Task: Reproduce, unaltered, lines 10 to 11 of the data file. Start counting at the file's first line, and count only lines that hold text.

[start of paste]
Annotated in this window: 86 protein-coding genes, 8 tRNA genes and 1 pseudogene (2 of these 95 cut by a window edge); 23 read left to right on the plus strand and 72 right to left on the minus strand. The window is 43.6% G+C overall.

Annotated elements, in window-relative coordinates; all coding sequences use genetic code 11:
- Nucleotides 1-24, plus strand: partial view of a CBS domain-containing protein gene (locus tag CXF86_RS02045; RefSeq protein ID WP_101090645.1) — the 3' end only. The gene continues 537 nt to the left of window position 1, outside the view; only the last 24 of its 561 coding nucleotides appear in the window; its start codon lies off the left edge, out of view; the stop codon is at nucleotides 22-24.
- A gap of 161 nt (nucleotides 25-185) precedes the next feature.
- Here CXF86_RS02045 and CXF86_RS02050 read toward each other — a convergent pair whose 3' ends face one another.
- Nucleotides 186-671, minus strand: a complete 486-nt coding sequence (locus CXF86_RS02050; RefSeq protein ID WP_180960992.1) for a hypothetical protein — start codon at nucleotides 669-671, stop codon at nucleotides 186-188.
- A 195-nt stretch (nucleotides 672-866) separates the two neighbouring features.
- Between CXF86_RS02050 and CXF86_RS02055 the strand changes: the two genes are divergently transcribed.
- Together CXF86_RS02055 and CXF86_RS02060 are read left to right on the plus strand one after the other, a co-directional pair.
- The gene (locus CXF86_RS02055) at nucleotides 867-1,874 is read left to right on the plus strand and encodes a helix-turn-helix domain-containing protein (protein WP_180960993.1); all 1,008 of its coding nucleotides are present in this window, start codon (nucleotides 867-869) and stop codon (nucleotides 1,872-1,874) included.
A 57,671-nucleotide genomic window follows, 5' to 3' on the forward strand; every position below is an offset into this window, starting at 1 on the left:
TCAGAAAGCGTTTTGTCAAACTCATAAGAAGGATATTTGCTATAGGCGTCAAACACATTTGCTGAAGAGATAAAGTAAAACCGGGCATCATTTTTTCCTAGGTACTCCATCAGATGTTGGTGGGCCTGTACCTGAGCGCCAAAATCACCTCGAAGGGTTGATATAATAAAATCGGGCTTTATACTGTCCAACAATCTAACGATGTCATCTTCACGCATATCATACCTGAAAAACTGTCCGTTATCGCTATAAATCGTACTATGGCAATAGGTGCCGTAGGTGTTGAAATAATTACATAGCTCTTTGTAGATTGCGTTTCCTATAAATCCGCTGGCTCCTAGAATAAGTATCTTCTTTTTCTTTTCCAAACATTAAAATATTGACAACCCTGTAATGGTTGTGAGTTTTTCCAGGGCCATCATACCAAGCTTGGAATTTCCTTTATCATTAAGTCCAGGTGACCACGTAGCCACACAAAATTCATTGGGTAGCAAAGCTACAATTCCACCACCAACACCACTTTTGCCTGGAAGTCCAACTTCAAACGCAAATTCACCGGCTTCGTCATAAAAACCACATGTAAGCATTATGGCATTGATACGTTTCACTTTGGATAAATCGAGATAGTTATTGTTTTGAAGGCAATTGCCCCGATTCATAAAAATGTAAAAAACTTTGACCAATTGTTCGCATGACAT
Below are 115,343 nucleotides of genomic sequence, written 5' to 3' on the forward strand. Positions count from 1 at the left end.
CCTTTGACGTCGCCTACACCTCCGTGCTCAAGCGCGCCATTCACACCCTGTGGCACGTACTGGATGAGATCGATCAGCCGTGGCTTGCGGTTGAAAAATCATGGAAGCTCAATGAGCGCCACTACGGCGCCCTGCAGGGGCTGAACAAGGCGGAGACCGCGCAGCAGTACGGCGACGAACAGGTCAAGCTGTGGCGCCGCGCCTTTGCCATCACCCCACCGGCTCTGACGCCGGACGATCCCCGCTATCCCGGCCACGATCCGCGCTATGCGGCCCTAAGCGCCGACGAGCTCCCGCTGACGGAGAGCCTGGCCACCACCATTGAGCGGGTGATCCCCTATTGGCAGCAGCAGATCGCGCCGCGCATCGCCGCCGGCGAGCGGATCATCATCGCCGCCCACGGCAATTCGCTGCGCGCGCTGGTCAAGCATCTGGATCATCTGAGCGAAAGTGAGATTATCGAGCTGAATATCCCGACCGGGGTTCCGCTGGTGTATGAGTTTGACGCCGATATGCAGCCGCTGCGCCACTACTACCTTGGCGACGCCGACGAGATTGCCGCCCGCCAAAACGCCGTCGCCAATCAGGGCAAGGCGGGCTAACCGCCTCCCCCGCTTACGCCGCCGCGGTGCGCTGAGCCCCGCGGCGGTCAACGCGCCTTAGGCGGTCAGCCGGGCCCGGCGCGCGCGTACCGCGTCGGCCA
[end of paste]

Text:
- The gene (locus CXF86_RS02055) at nucleotides 867-1,874 is read left to right on the plus strand and encodes a helix-turn-helix domain-containing protein (protein WP_180960993.1); all 1,008 of its coding nucleotides are present in this window, start codon (nucleotides 867-869) and stop codon (nucleotides 1,872-1,874) included.
A 57,671-nucleotide genomic window follows, 5' to 3' on the forward strand; every position below is an offset into this window, starting at 1 on the left: